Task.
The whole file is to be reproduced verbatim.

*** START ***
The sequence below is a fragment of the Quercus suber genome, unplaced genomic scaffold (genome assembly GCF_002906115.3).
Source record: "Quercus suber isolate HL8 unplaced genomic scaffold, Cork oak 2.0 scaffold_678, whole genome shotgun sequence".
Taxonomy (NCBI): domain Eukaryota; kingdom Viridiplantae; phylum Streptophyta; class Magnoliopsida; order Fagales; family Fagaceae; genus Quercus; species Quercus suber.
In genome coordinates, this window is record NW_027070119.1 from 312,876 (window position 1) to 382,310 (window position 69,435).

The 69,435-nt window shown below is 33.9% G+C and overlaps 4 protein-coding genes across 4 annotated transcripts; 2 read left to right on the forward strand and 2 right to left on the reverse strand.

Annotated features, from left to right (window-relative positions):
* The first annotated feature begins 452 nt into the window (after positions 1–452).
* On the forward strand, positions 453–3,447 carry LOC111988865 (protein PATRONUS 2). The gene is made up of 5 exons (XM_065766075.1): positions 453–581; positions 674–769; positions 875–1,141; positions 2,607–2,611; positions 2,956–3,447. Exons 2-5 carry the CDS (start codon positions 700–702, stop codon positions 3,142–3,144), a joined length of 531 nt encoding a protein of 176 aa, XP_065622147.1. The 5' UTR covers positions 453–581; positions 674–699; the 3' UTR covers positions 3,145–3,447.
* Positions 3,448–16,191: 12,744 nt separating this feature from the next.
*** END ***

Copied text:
The sequence below is a fragment of the Quercus suber genome, unplaced genomic scaffold (genome assembly GCF_002906115.3).
Source record: "Quercus suber isolate HL8 unplaced genomic scaffold, Cork oak 2.0 scaffold_678, whole genome shotgun sequence".
Taxonomy (NCBI): domain Eukaryota; kingdom Viridiplantae; phylum Streptophyta; class Magnoliopsida; order Fagales; family Fagaceae; genus Quercus; species Quercus suber.
In genome coordinates, this window is record NW_027070119.1 from 312,876 (window position 1) to 382,310 (window position 69,435).

The 69,435-nt window shown below is 33.9% G+C and overlaps 4 protein-coding genes across 4 annotated transcripts; 2 read left to right on the forward strand and 2 right to left on the reverse strand.

Annotated features, from left to right (window-relative positions):
* The first annotated feature begins 452 nt into the window (after positions 1–452).
* On the forward strand, positions 453–3,447 carry LOC111988865 (protein PATRONUS 2). The gene is made up of 5 exons (XM_065766075.1): positions 453–581; positions 674–769; positions 875–1,141; positions 2,607–2,611; positions 2,956–3,447. Exons 2-5 carry the CDS (start codon positions 700–702, stop codon positions 3,142–3,144), a joined length of 531 nt encoding a protein of 176 aa, XP_065622147.1. The 5' UTR covers positions 453–581; positions 674–699; the 3' UTR covers positions 3,145–3,447.
* Positions 3,448–16,191: 12,744 nt separating this feature from the next.